iii) For 30% MMS – capital ceiling caps of RS. 5 crore and subsidy cap of Rs. 1.5 crore would be adhered to for encouraging adequate investments by the MSME sector.
d) Processing – 5% IR and 10% capital subsidy for specified processing machinery. CETP/ETP will not be considered for support under TUFS.
e) Garmenting – 5% IR and 10% capital subsidy on specified machinery for garmenting units.
f) Technical Textiles (including non-wovens) – 5% IR and 10% capital subsidy on specified machinery required in manufacture on technical textiles.
g) Handloom and silk sector – 5% IR or 30% capital subsidy on benchmarked machinery.
h) MSMEs including jute sector – 5% IR or 15% MMS– subsidy ceiling to be $ 115,384.
i) Other segments – i.e. cotton ginning and pressing, wool scouring, combing and carpet industry, synthetic filament yarn texturising, crimping and twisting, viscose staple fibre and viscose filament yarn, knitting and fabric embroidery, weaving preparatory machines, made-up manufacturing, CAD, CAM and design studio and jute industry – 5%IR
j) Investments like factory buildings, pre-operative expenses and margin money for working capital are eligible for benefit of reimbursement
Under the scheme only for apparel and handloom sector with 50% cap of total new eligible investment under RR-TUFS. Land is altogether excluded from eligible investments under TUFS. This benefit, however, shall not be available for textile units under the Scheme for Integrated Textile Park (SITP).
An exemption certificate is issued to enable quota/duty free entry of the eligible items of Handloom origin at the importing end. GSP certificates (Form A) is issued for the eligible items for the following tariff preference giving (donor) countries:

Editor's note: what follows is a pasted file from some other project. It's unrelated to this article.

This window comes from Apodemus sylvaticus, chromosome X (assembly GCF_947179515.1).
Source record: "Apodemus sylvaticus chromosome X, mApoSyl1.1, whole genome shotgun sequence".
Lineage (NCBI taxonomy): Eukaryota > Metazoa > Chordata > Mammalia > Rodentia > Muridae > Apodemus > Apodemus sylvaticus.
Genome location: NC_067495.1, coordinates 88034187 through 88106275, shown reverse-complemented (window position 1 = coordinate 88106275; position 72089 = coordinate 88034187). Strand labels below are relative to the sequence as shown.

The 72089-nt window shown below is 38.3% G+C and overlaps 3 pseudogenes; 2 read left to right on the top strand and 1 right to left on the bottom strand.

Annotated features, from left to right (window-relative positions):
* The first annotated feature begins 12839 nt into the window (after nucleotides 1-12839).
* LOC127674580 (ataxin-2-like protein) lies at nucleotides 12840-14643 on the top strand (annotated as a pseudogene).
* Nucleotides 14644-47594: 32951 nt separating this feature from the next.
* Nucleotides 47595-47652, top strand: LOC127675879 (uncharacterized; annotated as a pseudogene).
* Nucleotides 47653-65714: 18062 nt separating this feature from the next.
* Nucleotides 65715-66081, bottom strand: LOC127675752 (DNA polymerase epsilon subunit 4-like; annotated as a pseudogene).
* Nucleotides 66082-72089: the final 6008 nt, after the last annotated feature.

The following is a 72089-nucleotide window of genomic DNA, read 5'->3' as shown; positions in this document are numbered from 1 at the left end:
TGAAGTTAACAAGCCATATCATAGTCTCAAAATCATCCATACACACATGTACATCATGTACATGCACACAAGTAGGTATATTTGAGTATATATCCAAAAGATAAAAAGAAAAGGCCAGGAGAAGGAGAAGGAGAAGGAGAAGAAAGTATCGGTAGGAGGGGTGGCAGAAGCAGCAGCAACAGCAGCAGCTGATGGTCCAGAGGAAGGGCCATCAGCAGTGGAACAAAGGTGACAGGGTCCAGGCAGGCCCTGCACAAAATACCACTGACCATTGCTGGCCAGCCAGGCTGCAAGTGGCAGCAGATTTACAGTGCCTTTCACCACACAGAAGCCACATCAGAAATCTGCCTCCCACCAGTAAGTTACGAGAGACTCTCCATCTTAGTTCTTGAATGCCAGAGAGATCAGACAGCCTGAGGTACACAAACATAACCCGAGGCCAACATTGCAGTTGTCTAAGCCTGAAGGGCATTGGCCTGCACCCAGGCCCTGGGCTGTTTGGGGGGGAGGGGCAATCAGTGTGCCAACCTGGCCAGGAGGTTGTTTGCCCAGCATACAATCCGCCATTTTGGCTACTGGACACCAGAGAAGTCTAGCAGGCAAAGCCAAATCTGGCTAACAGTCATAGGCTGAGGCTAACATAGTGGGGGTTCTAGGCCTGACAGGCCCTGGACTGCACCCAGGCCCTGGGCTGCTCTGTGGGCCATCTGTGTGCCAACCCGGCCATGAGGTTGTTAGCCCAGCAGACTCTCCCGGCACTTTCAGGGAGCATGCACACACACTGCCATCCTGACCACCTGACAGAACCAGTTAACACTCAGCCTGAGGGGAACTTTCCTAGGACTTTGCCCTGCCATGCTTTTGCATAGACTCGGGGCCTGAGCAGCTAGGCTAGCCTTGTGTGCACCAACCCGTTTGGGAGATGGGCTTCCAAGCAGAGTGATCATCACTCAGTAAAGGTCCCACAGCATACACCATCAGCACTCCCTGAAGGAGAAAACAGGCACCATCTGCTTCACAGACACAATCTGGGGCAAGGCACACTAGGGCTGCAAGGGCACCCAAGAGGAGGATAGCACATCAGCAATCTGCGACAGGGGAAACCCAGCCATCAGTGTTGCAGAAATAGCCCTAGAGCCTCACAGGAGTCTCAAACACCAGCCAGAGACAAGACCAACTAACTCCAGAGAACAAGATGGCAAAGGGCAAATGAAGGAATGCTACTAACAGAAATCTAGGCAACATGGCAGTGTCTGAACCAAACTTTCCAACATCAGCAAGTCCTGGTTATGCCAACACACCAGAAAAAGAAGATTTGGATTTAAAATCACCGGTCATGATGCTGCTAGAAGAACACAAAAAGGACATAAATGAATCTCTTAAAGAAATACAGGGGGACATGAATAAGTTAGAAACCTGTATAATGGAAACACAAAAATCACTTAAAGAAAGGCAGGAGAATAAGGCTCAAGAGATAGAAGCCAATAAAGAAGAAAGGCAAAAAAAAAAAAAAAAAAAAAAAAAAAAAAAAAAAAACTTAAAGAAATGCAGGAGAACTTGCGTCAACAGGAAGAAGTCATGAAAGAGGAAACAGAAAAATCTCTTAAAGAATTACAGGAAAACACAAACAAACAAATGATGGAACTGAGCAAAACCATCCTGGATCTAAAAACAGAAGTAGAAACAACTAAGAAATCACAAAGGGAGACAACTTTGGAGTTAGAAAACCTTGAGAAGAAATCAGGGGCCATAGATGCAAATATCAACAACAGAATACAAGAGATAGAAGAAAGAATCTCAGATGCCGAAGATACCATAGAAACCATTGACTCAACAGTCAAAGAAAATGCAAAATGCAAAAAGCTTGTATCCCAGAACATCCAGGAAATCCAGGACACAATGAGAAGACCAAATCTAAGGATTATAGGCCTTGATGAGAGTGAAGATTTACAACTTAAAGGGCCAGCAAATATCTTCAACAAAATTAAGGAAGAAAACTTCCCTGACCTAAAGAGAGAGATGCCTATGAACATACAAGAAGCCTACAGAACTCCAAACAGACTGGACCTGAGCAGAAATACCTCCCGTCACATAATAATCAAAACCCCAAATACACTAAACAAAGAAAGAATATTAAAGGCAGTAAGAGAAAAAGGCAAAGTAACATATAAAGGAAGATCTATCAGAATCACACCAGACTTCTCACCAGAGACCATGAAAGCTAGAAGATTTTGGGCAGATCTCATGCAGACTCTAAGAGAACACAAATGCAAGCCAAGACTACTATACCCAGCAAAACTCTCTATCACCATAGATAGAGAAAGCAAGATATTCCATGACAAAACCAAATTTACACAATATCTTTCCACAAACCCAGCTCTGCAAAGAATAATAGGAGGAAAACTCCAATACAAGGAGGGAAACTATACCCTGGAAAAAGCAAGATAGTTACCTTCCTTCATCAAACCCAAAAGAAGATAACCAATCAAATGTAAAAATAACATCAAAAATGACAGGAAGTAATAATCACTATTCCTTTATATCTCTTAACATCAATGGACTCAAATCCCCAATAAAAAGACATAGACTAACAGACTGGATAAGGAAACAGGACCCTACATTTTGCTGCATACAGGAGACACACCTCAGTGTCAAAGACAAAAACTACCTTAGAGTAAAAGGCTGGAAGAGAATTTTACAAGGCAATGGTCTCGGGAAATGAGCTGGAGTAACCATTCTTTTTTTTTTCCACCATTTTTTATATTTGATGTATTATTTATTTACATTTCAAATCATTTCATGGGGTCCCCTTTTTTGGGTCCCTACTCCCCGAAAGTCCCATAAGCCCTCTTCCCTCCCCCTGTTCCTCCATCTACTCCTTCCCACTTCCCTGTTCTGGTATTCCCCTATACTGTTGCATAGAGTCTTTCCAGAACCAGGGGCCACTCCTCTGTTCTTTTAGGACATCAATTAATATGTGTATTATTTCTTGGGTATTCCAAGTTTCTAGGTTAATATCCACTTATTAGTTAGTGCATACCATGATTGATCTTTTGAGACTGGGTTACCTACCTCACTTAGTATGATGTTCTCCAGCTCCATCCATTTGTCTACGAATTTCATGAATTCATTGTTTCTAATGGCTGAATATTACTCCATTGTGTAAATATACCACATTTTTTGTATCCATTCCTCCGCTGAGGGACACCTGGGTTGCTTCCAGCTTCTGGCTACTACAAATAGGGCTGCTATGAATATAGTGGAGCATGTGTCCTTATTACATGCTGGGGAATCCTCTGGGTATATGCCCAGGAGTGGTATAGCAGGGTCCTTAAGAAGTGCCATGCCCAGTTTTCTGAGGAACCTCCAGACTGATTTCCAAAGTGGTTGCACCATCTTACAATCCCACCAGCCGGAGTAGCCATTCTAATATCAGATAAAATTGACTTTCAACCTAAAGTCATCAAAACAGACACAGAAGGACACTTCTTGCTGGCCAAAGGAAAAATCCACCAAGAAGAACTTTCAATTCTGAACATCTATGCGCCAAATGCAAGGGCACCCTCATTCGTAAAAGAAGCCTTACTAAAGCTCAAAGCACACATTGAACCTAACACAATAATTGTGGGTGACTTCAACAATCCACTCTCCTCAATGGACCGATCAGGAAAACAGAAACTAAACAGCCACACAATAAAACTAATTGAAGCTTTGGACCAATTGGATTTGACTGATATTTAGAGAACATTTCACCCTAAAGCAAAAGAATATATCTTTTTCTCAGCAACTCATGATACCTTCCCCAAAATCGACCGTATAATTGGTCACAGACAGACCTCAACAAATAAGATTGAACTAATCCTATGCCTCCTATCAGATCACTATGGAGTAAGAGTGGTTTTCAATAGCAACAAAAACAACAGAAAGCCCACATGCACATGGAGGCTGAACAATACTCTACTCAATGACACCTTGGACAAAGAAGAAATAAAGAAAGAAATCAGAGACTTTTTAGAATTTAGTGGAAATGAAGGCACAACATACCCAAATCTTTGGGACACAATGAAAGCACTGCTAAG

Australia, Canada, Japan, New Zealand, Norway, Switzerland, Turkey, United States of America (USA), Republic of Belarus, Russian Federation, and European Union.
The European Union includes 28 countries Viz. Austria, Belgium,Czech Republic, Croatia, Cyprus, Denmark, Estonia, Finland, France, Germany, Greece, Hungary, Ireland, Italy, Latvia, Lithuania, Luxembourg, Malta, Netherlands (Holland), Republic of Bulgaria, Romania, Poland, Portugal, Slovakia, Slovenia, Spain, Sweden and United Kingdom (UK).
1) For Australia, the main requirement is exporter’s declaration on the normal commercial invoice. Form A accompanied by the normal commercial invoice is an acceptable alternative, but official certification is not required.
2) In case of Canada and New Zealand, Official Certification is not required.
3) The United States does not require GSP Form A. A declaration setting forth all pertinent detailed information concerning the production or manufacture of the merchandise is considered sufficient only if requested by the district collector of the Customs.
The Ministry of Textile through the Textile committee provides information on the various schemes available for the textile sector. The schemes are aimed at providing wholistic benefits and growth opportunities to this sector. These schemes are:
1) Handloom mark.
2) Star rating of ginning and pressing factories.
3) Cluster development programme.
4) Integrated Skill Development Scheme.